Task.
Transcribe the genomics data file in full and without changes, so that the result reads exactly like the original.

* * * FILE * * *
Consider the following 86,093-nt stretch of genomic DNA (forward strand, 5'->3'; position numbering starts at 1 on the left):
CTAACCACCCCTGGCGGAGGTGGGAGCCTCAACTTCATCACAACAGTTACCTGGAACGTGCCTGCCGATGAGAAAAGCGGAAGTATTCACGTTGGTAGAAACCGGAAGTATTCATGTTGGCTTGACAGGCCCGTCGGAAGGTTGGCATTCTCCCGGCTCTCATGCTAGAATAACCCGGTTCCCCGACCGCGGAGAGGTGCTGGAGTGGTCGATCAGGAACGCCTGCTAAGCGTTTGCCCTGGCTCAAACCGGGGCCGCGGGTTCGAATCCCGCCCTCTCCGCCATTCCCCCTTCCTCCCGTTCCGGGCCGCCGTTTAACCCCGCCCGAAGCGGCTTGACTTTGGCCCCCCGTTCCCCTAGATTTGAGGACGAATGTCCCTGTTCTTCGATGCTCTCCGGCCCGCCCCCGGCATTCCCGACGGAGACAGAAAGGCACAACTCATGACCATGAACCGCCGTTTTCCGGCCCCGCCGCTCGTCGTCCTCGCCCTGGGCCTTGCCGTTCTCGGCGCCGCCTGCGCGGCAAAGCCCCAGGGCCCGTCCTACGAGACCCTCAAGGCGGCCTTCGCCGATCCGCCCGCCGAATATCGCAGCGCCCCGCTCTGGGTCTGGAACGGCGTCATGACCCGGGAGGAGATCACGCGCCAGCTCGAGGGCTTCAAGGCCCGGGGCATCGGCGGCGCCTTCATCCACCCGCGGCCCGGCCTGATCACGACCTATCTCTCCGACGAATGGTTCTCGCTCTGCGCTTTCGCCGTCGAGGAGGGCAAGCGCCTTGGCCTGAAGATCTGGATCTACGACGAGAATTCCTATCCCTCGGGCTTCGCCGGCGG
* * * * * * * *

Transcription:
Consider the following 86,093-nt stretch of genomic DNA (forward strand, 5'->3'; position numbering starts at 1 on the left):
CTAACCACCCCTGGCGGAGGTGGGAGCCTCAACTTCATCACAACAGTTACCTGGAACGTGCCTGCCGATGAGAAAAGCGGAAGTATTCACGTTGGTAGAAACCGGAAGTATTCATGTTGGCTTGACAGGCCCGTCGGAAGGTTGGCATTCTCCCGGCTCTCATGCTAGAATAACCCGGTTCCCCGACCGCGGAGAGGTGCTGGAGTGGTCGATCAGGAACGCCTGCTAAGCGTTTGCCCTGGCTCAAACCGGGGCCGCGGGTTCGAATCCCGCCCTCTCCGCCATTCCCCCTTCCTCCCGTTCCGGGCCGCCGTTTAACCCCGCCCGAAGCGGCTTGACTTTGGCCCCCCGTTCCCCTAGATTTGAGGACGAATGTCCCTGTTCTTCGATGCTCTCCGGCCCGCCCCCGGCATTCCCGACGGAGACAGAAAGGCACAACTCATGACCATGAACCGCCGTTTTCCGGCCCCGCCGCTCGTCGTCCTCGCCCTGGGCCTTGCCGTTCTCGGCGCCGCCTGCGCGGCAAAGCCCCAGGGCCCGTCCTACGAGACCCTCAAGGCGGCCTTCGCCGATCCGCCCGCCGAATATCGCAGCGCCCCGCTCTGGGTCTGGAACGGCGTCATGACCCGGGAGGAGATCACGCGCCAGCTCGAGGGCTTCAAGGCCCGGGGCATCGGCGGCGCCTTCATCCACCCGCGGCCCGGCCTGATCACGACCTATCTCTCCGACGAATGGTTCTCGCTCTGCGCTTTCGCCGTCGAGGAGGGCAAGCGCCTTGGCCTGAAGATCTGGATCTACGACGAGAATTCCTATCCCTCGGGCTTCGCCGGCGG